As a matter of Treaty obligation Genovese arguably does not bind the UK because under article 46(1) of the Convention a state is only bound by decisions given against it. Demanding conformity with the principle of legal certainty, the home office maintains that any grant of nationality to a person subsequent to birth could only be prospective. It stresses that the grant of British nationality from a past date had not been authorised by Parliament because of the legal difficulties associated with a retrospective status change.
In Marckx v Belgium (1979-89) 2 EHRR 330, Belgian law was held to be discriminatory because of precluding illegitimate children from having a claim on the estate of their mother. Soon after Johnson’s birth, in K & W v Netherlands (1985) 43 D&R 216, the European Commission on Human Rights decided that no right to acquire any particular nationality was conferred by the Convention. K & W was only an admissibility decision by the Commission. However, since there was nothing to suggest that the court would have taken a different view, Arden LJ did not find it possible to conclude that, by 1985, the discriminatory denial of nationality to an illegitimate child at birth violated the Convention.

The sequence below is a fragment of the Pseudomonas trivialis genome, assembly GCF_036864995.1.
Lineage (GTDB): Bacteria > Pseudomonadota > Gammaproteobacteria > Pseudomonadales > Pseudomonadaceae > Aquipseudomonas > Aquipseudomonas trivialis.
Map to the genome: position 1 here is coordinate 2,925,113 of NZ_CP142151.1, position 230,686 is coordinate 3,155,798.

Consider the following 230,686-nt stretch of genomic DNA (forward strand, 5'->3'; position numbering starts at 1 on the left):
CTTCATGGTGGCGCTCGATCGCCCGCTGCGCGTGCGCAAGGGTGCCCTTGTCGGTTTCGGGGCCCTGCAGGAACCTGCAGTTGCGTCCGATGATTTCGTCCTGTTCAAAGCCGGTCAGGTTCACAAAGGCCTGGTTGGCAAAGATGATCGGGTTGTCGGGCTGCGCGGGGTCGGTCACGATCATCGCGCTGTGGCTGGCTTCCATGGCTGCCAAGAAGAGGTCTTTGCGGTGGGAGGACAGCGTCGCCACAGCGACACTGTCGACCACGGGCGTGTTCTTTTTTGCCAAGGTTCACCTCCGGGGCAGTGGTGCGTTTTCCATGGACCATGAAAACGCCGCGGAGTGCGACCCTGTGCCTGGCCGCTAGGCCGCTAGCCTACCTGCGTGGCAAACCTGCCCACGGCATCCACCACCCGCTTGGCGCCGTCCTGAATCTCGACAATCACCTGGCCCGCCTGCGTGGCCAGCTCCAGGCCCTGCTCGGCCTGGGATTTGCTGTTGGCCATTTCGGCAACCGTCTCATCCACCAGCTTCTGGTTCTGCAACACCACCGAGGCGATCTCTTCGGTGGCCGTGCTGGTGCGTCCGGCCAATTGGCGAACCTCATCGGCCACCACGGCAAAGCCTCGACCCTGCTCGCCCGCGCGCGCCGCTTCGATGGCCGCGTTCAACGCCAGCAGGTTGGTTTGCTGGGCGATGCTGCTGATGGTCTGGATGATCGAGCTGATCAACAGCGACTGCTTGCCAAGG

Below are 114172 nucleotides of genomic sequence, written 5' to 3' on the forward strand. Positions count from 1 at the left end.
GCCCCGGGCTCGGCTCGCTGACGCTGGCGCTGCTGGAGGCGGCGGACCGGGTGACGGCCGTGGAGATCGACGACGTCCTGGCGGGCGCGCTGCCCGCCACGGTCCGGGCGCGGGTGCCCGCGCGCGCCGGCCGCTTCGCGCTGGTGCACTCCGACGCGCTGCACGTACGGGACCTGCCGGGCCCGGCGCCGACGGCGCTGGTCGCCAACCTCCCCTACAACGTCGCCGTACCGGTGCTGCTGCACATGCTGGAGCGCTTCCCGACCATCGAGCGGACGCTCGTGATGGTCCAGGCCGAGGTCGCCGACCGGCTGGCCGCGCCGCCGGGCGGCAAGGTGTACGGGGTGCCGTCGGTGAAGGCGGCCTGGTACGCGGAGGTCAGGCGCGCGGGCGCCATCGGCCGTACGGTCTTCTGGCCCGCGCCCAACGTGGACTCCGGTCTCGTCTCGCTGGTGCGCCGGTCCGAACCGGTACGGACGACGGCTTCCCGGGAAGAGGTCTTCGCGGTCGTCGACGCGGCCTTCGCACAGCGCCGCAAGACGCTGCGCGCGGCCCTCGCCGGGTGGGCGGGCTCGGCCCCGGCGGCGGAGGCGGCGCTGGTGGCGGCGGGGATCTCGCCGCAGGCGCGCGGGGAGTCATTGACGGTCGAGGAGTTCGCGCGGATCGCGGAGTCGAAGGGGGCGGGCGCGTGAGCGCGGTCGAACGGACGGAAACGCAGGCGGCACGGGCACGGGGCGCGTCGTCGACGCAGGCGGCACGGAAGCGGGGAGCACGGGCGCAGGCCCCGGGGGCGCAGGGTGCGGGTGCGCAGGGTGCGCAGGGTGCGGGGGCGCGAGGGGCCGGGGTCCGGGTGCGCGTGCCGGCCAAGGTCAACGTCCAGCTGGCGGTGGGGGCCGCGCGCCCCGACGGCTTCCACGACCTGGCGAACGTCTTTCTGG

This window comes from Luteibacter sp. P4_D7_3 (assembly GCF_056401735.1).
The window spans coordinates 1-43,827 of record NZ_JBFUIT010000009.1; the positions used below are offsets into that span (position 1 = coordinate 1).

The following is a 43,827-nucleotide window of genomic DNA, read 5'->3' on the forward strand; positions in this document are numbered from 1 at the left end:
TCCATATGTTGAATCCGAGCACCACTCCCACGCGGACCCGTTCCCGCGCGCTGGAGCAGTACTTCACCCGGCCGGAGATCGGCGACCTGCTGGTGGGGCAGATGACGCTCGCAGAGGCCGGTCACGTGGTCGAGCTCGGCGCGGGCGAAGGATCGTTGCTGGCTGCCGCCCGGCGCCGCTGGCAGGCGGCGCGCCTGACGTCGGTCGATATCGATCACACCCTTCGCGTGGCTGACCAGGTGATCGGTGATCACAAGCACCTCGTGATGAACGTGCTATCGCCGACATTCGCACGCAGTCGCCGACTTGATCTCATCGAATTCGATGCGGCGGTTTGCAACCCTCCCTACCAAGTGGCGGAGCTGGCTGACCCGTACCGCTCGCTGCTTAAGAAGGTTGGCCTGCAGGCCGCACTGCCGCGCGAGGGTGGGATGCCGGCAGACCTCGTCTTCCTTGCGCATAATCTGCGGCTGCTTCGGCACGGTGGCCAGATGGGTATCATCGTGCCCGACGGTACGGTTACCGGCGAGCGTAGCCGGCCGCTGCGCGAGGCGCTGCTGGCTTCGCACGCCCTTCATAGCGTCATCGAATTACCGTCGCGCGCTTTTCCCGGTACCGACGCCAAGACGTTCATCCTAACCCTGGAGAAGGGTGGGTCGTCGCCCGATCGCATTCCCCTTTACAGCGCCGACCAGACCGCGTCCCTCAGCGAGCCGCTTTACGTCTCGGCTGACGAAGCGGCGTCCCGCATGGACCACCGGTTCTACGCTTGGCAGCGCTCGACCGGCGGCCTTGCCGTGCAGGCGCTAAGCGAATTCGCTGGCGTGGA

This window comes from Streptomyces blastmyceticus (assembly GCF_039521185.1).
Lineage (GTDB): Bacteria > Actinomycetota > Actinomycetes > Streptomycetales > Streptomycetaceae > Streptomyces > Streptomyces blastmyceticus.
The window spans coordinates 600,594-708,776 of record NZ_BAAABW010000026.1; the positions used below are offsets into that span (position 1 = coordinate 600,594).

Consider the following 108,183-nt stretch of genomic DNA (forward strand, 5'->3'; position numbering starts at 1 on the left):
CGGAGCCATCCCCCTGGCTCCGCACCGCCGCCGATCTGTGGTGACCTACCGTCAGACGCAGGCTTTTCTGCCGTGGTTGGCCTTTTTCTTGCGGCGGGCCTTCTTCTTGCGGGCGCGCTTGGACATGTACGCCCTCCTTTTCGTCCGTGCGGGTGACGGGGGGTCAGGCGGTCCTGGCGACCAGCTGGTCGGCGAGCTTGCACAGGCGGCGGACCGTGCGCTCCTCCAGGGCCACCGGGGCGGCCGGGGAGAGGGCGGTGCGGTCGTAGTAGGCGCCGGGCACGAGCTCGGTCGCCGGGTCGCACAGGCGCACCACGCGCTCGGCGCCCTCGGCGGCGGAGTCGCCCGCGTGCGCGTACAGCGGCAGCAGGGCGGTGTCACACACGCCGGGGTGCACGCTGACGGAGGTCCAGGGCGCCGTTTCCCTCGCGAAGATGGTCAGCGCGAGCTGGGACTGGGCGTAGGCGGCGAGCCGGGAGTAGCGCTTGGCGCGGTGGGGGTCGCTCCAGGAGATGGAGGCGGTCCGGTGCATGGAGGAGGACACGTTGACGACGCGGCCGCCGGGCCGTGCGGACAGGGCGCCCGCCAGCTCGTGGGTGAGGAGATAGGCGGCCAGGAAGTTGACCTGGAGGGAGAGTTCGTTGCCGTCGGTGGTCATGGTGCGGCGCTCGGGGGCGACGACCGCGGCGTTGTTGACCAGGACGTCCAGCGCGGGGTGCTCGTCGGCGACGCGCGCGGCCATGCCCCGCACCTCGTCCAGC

Johnson’s convictions preclude him from relying on section 65 (persons unable to acquire citizenship: natural father not married to mother, effective from 6 April 2015) of the 2014 Act. He cannot avail the provision because an application remains conditional on good character (section 41A, BNA). For him distinguishing between legitimate and illegitimate children is not justifiable and as held in Fabris v France (2013) EHRR 19 very weighty reasons are required prior to a state’s adoption of differential treatment on the basis of legitimacy.
For him, granting nationality with retrospective effect is the only way for the state to remedy his situation. The example of section 47 of the BNA – which prior to its repeal in 2006 granted to an illegitimate child, rendered legitimate by the subsequent marriage of his parents, British nationality as from the date of his parents’ marriage – demonstrated that in circumstances nationality could be granted retrospectively.
Interestingly, in Proportionality: the way ahead? Arden LJ expressly disapproved of the Supreme Court’s approach in the historic case of Quila  UKSC 45. She was unconvinced that the interference with article 8 rights was “colossal”. Judicial meddling with settled legal arrangements is a dangerous thing in her view and therefore it is easy to accuse her of using a sledgehammer to crack a nut in Johnson’s case.